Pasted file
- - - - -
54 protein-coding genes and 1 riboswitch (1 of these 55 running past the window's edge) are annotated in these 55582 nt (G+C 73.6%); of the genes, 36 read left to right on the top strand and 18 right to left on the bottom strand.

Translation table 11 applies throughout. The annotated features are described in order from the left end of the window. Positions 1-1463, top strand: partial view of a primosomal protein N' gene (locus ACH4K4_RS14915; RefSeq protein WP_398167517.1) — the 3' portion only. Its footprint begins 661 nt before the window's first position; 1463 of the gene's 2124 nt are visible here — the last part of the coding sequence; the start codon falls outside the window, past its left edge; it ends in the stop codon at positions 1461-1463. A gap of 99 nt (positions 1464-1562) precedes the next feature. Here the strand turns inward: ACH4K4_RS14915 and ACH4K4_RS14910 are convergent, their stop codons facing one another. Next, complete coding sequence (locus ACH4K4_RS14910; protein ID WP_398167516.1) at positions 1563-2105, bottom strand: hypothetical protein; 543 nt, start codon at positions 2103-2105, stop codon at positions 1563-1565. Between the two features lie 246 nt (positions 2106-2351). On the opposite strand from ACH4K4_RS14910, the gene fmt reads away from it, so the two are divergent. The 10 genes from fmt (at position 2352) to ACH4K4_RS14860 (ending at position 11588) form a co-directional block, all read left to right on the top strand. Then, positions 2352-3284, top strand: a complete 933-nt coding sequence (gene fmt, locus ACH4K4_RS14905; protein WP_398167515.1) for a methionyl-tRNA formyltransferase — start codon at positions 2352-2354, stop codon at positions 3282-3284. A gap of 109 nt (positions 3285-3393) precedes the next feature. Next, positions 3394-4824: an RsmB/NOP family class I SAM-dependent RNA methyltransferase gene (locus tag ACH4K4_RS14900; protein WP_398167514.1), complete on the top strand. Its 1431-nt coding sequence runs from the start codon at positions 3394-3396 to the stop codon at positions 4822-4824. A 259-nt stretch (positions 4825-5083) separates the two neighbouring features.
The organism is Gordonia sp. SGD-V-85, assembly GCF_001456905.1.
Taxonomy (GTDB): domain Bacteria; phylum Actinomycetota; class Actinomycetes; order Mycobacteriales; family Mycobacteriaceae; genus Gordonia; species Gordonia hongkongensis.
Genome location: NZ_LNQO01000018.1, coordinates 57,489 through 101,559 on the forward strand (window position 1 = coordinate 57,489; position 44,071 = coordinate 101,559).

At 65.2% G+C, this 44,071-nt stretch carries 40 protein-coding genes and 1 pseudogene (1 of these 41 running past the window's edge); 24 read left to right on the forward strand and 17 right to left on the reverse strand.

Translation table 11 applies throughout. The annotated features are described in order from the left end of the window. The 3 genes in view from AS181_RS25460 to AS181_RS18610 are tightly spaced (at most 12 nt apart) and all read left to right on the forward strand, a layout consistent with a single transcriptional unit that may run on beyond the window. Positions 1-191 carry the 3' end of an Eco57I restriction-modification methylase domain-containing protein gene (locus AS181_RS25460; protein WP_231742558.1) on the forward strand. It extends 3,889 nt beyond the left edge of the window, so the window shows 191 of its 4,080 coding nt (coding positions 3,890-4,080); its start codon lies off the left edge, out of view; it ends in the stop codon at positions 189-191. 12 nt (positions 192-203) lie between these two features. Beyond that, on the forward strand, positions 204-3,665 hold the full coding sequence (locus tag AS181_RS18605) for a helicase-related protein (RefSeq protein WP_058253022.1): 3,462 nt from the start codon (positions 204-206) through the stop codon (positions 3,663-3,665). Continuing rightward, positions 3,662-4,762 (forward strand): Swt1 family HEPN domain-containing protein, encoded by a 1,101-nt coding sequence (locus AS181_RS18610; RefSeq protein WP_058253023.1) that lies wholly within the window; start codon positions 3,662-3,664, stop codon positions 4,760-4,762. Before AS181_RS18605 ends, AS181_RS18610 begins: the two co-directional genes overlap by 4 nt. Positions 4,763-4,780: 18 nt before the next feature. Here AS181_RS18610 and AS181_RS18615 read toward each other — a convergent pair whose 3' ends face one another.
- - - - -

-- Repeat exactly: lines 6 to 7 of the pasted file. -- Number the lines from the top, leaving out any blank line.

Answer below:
At 65.2% G+C, this 44,071-nt stretch carries 40 protein-coding genes and 1 pseudogene (1 of these 41 running past the window's edge); 24 read left to right on the forward strand and 17 right to left on the reverse strand.

Translation table 11 applies throughout. The annotated features are described in order from the left end of the window. The 3 genes in view from AS181_RS25460 to AS181_RS18610 are tightly spaced (at most 12 nt apart) and all read left to right on the forward strand, a layout consistent with a single transcriptional unit that may run on beyond the window. Positions 1-191 carry the 3' end of an Eco57I restriction-modification methylase domain-containing protein gene (locus AS181_RS25460; protein WP_231742558.1) on the forward strand. It extends 3,889 nt beyond the left edge of the window, so the window shows 191 of its 4,080 coding nt (coding positions 3,890-4,080); its start codon lies off the left edge, out of view; it ends in the stop codon at positions 189-191. 12 nt (positions 192-203) lie between these two features. Beyond that, on the forward strand, positions 204-3,665 hold the full coding sequence (locus tag AS181_RS18605) for a helicase-related protein (RefSeq protein WP_058253022.1): 3,462 nt from the start codon (positions 204-206) through the stop codon (positions 3,663-3,665). Continuing rightward, positions 3,662-4,762 (forward strand): Swt1 family HEPN domain-containing protein, encoded by a 1,101-nt coding sequence (locus AS181_RS18610; RefSeq protein WP_058253023.1) that lies wholly within the window; start codon positions 3,662-3,664, stop codon positions 4,760-4,762. Before AS181_RS18605 ends, AS181_RS18610 begins: the two co-directional genes overlap by 4 nt. Positions 4,763-4,780: 18 nt before the next feature. Here AS181_RS18610 and AS181_RS18615 read toward each other — a convergent pair whose 3' ends face one another.